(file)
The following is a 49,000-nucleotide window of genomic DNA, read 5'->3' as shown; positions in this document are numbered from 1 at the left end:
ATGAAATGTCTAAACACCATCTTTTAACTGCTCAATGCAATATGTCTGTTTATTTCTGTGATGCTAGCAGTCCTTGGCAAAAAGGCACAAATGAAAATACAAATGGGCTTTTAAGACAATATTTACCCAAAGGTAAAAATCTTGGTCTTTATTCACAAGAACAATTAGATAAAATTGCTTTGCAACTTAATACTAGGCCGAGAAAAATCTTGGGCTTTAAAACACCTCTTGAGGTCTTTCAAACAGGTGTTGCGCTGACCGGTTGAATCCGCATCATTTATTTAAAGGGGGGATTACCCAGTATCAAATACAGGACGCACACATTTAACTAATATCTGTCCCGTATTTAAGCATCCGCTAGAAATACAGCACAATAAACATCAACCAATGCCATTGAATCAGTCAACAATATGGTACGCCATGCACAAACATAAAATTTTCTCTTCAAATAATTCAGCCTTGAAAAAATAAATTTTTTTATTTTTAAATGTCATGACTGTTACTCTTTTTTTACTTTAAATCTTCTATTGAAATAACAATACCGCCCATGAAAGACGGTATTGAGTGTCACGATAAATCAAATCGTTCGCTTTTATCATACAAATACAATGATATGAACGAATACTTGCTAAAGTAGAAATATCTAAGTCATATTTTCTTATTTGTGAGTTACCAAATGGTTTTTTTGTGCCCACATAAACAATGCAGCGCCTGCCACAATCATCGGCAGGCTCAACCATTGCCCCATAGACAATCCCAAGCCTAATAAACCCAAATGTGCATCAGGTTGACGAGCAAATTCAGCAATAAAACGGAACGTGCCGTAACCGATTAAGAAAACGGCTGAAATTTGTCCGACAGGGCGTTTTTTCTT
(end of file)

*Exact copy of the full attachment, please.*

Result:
The following is a 49,000-nucleotide window of genomic DNA, read 5'->3' as shown; positions in this document are numbered from 1 at the left end:
ATGAAATGTCTAAACACCATCTTTTAACTGCTCAATGCAATATGTCTGTTTATTTCTGTGATGCTAGCAGTCCTTGGCAAAAAGGCACAAATGAAAATACAAATGGGCTTTTAAGACAATATTTACCCAAAGGTAAAAATCTTGGTCTTTATTCACAAGAACAATTAGATAAAATTGCTTTGCAACTTAATACTAGGCCGAGAAAAATCTTGGGCTTTAAAACACCTCTTGAGGTCTTTCAAACAGGTGTTGCGCTGACCGGTTGAATCCGCATCATTTATTTAAAGGGGGGATTACCCAGTATCAAATACAGGACGCACACATTTAACTAATATCTGTCCCGTATTTAAGCATCCGCTAGAAATACAGCACAATAAACATCAACCAATGCCATTGAATCAGTCAACAATATGGTACGCCATGCACAAACATAAAATTTTCTCTTCAAATAATTCAGCCTTGAAAAAATAAATTTTTTTATTTTTAAATGTCATGACTGTTACTCTTTTTTTACTTTAAATCTTCTATTGAAATAACAATACCGCCCATGAAAGACGGTATTGAGTGTCACGATAAATCAAATCGTTCGCTTTTATCATACAAATACAATGATATGAACGAATACTTGCTAAAGTAGAAATATCTAAGTCATATTTTCTTATTTGTGAGTTACCAAATGGTTTTTTTGTGCCCACATAAACAATGCAGCGCCTGCCACAATCATCGGCAGGCTCAACCATTGCCCCATAGACAATCCCAAGCCTAATAAACCCAAATGTGCATCAGGTTGACGAGCAAATTCAGCAATAAAACGGAACGTGCCGTAACCGATTAAGAAAACGGCTGAAATTTGTCCGACAGGGCGTTTTTTCTT